WIMBLEDON, England (AP)Ons Jabeur’s steady progress from year to year – up the tennis rankings, through the draws of various tournaments and, now, at Wimbledon – has carried her to a Grand Slam singles final, the first African woman and Arab woman to make it that far in the professional era.
The No. 3-seeded Jabeur, a 27-year-old from Tunisia, got past her good friend Tatjana Maria 6-2, 3-6, 6-1 in an up-and-down semifinal at a sun-splashed Centre Court on Thursday.
”I want to go bigger, inspire many more generations. Tunisia is connected to the Arab world, is connected to the African continent. … I want to see more players from my country, from the Middle East, from Africa,” said Jabeur, who sat on her sideline chair and threw her head back after the biggest victory of her career. ”We didn’t believe enough, at a certain point, that we can do it. Now I’m just trying to show (we can). Hopefully people are getting inspired.”
On Saturday, she will face another player making her major final debut, No. 17 seed Elena Rybakina, for the championship. Rybakina, a 23-year-old who was born in Moscow but began representing Kazakhstan four years ago, overpowered 2019 Wimbledon champion Simona Halep 6-3, 6-3 in the second semifinal.
”I already did a lot,” Rybakina said, ”and it’s just time to enjoy.”
This is the first Wimbledon final since 1962 featuring two women both appearing in their initial Grand Slam title match.
After a surprising first-round loss at the French Open in May, Jabeur is on quite a run: She has won 11 consecutive matches, all on grass courts, and 22 of her past 24. Since pro players were first admitted to major tennis tournaments in 1968, never had an African woman or Arab woman been to a Slam final.
There were supposed to be two men’s semifinals on Friday, but now there will be just one, because 22-time Grand Slam winner Rafael Nadal pulled out of the tournament with a torn abdominal muscle. Nadal announced his withdrawal Thursday, which put unseeded Nick Kyrgios into his first major final. Kyrgios will face either No. 1 seed Novak Djokovic or No. 9 Cameron Norrie of Britain, who play each other Friday.
Jabeur has been rising in the tennis world in recent seasons. In 2020, at the Australian Open, she became the first Arab woman to reach the quarterfinals at a major. Last year produced all sorts of milestones: first Arab player to break into the top 10 of the men’s or women’s rankings; first Arab to win a WTA title; a quarterfinal at Wimbledon.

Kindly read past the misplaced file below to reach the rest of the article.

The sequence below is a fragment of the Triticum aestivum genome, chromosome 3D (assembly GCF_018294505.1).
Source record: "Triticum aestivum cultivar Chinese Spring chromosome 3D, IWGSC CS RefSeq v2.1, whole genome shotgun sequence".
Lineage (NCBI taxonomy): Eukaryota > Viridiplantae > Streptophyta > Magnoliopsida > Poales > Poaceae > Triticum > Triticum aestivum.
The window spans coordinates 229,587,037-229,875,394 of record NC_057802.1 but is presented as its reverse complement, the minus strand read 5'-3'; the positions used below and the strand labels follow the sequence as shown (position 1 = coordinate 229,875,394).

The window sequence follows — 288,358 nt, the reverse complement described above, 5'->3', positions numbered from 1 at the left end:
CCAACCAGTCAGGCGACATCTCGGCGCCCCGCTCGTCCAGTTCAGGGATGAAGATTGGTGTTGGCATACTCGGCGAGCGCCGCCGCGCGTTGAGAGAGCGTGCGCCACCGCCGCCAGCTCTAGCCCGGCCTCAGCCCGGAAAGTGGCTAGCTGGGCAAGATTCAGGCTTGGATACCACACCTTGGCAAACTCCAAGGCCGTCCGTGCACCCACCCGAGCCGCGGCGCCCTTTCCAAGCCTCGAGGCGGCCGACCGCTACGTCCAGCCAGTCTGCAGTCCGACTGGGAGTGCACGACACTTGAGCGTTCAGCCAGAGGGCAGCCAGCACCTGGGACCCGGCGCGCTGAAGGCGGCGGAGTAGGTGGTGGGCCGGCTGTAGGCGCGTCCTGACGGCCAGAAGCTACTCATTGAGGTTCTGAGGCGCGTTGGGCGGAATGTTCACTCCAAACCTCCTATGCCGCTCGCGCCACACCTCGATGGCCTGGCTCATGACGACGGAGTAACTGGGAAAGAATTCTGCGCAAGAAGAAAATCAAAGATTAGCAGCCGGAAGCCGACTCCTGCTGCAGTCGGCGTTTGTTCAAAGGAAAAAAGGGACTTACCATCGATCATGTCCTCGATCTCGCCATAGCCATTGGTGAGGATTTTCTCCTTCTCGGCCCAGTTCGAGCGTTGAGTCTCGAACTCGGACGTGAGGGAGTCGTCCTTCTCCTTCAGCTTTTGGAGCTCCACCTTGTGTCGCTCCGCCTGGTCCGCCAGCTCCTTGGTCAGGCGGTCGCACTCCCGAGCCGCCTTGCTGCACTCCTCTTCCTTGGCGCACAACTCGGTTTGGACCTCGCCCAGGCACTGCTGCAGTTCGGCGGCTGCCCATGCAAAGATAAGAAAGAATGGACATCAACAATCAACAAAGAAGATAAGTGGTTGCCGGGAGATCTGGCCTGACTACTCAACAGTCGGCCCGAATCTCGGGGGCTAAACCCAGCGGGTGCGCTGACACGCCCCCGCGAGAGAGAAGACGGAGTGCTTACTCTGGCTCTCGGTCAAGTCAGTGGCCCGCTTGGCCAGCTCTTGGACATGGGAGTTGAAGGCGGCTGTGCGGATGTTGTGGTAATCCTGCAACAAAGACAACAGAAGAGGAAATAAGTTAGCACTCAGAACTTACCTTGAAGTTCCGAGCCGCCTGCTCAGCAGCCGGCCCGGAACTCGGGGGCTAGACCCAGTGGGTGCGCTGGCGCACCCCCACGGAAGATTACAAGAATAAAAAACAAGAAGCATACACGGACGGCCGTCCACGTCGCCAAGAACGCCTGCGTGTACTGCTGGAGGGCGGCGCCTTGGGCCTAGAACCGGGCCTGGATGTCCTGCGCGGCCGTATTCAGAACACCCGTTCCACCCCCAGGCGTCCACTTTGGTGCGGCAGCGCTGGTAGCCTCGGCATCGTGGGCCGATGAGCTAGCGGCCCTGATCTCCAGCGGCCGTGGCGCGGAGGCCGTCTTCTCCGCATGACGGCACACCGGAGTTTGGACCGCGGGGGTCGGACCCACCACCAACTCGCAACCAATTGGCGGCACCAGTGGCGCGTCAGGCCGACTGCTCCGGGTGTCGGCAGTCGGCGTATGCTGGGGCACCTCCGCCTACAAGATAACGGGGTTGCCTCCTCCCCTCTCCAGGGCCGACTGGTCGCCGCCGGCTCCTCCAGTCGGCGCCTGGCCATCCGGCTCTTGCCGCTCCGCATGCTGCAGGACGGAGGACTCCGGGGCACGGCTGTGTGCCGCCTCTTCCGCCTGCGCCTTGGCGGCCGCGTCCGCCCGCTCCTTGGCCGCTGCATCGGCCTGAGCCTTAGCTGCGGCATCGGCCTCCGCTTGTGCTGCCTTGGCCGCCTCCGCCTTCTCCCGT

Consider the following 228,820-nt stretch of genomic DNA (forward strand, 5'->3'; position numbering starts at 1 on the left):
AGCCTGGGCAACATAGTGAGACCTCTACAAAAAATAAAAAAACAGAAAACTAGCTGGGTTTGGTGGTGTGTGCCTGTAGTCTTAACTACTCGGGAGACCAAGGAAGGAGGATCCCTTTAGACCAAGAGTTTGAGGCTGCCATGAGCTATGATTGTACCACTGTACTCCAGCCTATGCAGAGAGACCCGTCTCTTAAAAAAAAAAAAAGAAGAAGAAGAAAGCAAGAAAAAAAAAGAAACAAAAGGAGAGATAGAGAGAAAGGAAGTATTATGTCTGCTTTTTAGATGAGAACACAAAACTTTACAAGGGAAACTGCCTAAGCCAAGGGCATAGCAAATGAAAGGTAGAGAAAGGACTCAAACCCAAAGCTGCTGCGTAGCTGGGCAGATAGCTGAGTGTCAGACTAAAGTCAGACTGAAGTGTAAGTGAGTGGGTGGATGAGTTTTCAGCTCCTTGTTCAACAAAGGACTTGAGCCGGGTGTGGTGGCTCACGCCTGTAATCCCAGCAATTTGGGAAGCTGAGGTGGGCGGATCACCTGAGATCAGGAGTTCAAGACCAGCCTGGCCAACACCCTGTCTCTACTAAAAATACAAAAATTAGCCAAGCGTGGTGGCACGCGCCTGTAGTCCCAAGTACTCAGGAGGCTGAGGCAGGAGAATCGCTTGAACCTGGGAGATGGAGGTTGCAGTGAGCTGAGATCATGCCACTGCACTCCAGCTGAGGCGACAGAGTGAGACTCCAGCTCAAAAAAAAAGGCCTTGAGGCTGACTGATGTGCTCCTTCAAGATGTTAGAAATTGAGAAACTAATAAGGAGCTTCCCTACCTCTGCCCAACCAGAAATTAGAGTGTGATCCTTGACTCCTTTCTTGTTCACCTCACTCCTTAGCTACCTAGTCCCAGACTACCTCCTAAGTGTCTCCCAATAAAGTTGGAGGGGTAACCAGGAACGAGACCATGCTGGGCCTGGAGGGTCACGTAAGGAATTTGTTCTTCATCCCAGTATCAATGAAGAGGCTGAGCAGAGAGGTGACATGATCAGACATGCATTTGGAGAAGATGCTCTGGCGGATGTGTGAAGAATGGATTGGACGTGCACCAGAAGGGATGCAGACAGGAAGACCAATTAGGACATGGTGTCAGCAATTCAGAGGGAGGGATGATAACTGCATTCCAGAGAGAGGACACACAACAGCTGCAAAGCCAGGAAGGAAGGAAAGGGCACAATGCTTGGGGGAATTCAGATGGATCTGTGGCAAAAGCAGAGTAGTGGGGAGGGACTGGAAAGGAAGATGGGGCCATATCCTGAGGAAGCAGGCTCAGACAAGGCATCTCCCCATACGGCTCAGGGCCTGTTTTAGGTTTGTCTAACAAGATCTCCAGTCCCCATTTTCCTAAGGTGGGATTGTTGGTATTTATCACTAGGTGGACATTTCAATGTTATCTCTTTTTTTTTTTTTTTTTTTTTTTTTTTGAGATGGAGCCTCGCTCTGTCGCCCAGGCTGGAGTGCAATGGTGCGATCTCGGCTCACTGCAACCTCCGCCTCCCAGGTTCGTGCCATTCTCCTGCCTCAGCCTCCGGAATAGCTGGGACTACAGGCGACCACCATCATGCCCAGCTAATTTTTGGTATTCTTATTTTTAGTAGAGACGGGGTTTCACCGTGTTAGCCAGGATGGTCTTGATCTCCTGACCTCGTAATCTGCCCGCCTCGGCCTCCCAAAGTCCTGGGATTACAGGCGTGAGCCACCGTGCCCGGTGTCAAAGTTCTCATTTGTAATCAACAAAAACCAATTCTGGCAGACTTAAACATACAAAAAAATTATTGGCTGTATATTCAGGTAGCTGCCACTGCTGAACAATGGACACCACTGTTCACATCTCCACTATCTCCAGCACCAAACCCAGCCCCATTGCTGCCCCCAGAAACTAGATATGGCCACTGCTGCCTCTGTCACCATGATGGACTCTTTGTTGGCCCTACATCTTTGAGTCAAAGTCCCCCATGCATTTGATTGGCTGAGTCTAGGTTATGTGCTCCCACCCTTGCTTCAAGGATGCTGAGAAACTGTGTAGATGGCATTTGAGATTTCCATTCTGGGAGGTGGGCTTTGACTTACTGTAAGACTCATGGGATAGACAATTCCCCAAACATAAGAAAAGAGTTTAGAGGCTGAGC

Now she’s done that two steps better.
”I really don’t know what to say. It’s a dream coming true from years and years of work and sacrifice. I’m really happy it’s paying off,” Jabeur said through a wide smile. ”One more match now.”
When their semifinal ended, she and Maria – a 34-year-old mother of two from Germany who is ranked 103th – met at the net for an extended hug. Jabeur whispered something in her pal’s ear. Then, after depositing her racket on the sideline, Jabeur returned to the middle of the court for the usual victor’s wave to the crowd – except, instead of going alone, she playfully tugged Maria along with her, an uncommon gesture, and encouraged the spectators to salute the player on the wrong end of the scoreline.
”I definitely wanted to share the moment with her at the end, because she’s such an inspiration for so many players, including me,” Jabeur said. ”Coming back after having two babies – I still can’t believe how she did it.”
Rybakina, who upset Serena Williams in the 2021 French Open’s fourth round, drew several questions from reporters about her Russian background. Players from Russia and Belarus were banned by the All England Club from competing this year because of the war in Ukraine.
”I feel for the players who couldn’t come here,” Rybakina said, ”but I’m just enjoying playing here on the biggest stage, enjoying my time and trying to do my best.”
Rybakina, never beyond a major quarterfinal until now, leads the tour in aces this year and added five to her total Thursday. More surprising was the way Halep never got going, especially on her serve, double-faulting nine times.
Halep had won her past 12 matches at the All England Club, a streak that began with her title run three years ago. Wimbledon was canceled in 2020 because of the coronavirus pandemic, and Halep was unable to compete a year ago because she tore her left calf muscle.
Before their semifinal, Jabeur and Maria stood beside each other, waiting to take the walk through the halls of the stadium that lead to the court. Close as they are, the pair avoided exchanged any glances or chatter.
Close friends, yes. On this day, opponents, too, with quite the setting, stage and stakes.
Neither had been to a Grand Slam semifinal previously. Maria never had been past the third round in any of her 34 prior majors – and she only got that far once, at Wimbledon in 2015.
They are, to use Jabeur’s term, ”barbecue buddies.” Jabeur knows Maria’s two daughters so well that the German referred to her as ”Aunt Ons.”
”She’s part of our family,” Maria said.
Both offer unusual brands of speed-mixing, variety-filled tennis. On the second point of the match, Jabeur won a point by using a drop shot on a return of serve. Maria loves to hit slice forehands; Jabeur, quite capable of powerful groundstrokes, joined in on that occasionally.
”Very tricky player,” Rybakina said about Jabeur. ”It’s not going to be easy to play against her.”
After a strong first set, Jabeur was far less effective in the second. Suddenly, mistakes began accruing rapidly. Her serving was less self-assured. Maria took full advantage. And then, just as suddenly, Jabeur switched back to her best self, pulling out to a 5-0 edge in the third in 20 minutes.
After 17 unforced errors in the second set, Jabeur made a remarkably low total of three the rest of the way. Maria simply could not keep up.
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